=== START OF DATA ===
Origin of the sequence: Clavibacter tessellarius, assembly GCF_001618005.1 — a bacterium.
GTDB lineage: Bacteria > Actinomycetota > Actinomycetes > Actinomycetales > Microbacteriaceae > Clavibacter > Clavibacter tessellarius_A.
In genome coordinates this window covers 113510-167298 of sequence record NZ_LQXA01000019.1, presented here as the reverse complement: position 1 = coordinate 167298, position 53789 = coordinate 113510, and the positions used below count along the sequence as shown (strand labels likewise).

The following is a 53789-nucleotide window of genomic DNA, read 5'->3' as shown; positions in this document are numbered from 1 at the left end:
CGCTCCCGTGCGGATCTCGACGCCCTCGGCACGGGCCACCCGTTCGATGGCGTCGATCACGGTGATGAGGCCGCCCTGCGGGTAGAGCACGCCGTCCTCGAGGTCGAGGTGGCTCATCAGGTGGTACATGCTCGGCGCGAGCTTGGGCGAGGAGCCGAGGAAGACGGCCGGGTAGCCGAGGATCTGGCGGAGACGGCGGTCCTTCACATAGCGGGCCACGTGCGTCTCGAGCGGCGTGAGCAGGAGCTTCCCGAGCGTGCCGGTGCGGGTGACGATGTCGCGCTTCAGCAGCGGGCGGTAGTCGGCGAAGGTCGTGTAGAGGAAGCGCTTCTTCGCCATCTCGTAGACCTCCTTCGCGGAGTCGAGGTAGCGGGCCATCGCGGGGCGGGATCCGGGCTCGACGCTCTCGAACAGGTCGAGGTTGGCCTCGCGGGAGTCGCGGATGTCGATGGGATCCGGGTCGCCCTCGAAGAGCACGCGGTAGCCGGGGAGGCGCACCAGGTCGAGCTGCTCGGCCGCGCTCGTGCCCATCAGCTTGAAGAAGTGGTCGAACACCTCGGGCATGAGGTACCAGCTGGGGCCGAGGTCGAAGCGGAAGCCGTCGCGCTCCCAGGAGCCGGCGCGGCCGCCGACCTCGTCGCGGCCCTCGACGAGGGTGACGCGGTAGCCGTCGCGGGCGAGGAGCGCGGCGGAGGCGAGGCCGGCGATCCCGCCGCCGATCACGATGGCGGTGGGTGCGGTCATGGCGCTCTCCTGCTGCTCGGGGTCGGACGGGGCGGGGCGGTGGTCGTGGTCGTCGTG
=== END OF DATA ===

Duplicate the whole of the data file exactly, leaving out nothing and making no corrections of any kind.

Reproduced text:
Origin of the sequence: Clavibacter tessellarius, assembly GCF_001618005.1 — a bacterium.
GTDB lineage: Bacteria > Actinomycetota > Actinomycetes > Actinomycetales > Microbacteriaceae > Clavibacter > Clavibacter tessellarius_A.
In genome coordinates this window covers 113510-167298 of sequence record NZ_LQXA01000019.1, presented here as the reverse complement: position 1 = coordinate 167298, position 53789 = coordinate 113510, and the positions used below count along the sequence as shown (strand labels likewise).

The following is a 53789-nucleotide window of genomic DNA, read 5'->3' as shown; positions in this document are numbered from 1 at the left end:
CGCTCCCGTGCGGATCTCGACGCCCTCGGCACGGGCCACCCGTTCGATGGCGTCGATCACGGTGATGAGGCCGCCCTGCGGGTAGAGCACGCCGTCCTCGAGGTCGAGGTGGCTCATCAGGTGGTACATGCTCGGCGCGAGCTTGGGCGAGGAGCCGAGGAAGACGGCCGGGTAGCCGAGGATCTGGCGGAGACGGCGGTCCTTCACATAGCGGGCCACGTGCGTCTCGAGCGGCGTGAGCAGGAGCTTCCCGAGCGTGCCGGTGCGGGTGACGATGTCGCGCTTCAGCAGCGGGCGGTAGTCGGCGAAGGTCGTGTAGAGGAAGCGCTTCTTCGCCATCTCGTAGACCTCCTTCGCGGAGTCGAGGTAGCGGGCCATCGCGGGGCGGGATCCGGGCTCGACGCTCTCGAACAGGTCGAGGTTGGCCTCGCGGGAGTCGCGGATGTCGATGGGATCCGGGTCGCCCTCGAAGAGCACGCGGTAGCCGGGGAGGCGCACCAGGTCGAGCTGCTCGGCCGCGCTCGTGCCCATCAGCTTGAAGAAGTGGTCGAACACCTCGGGCATGAGGTACCAGCTGGGGCCGAGGTCGAAGCGGAAGCCGTCGCGCTCCCAGGAGCCGGCGCGGCCGCCGACCTCGTCGCGGCCCTCGACGAGGGTGACGCGGTAGCCGTCGCGGGCGAGGAGCGCGGCGGAGGCGAGGCCGGCGATCCCGCCGCCGATCACGATGGCGGTGGGTGCGGTCATGGCGCTCTCCTGCTGCTCGGGGTCGGACGGGGCGGGGCGGTGGTCGTGGTCGTCGTG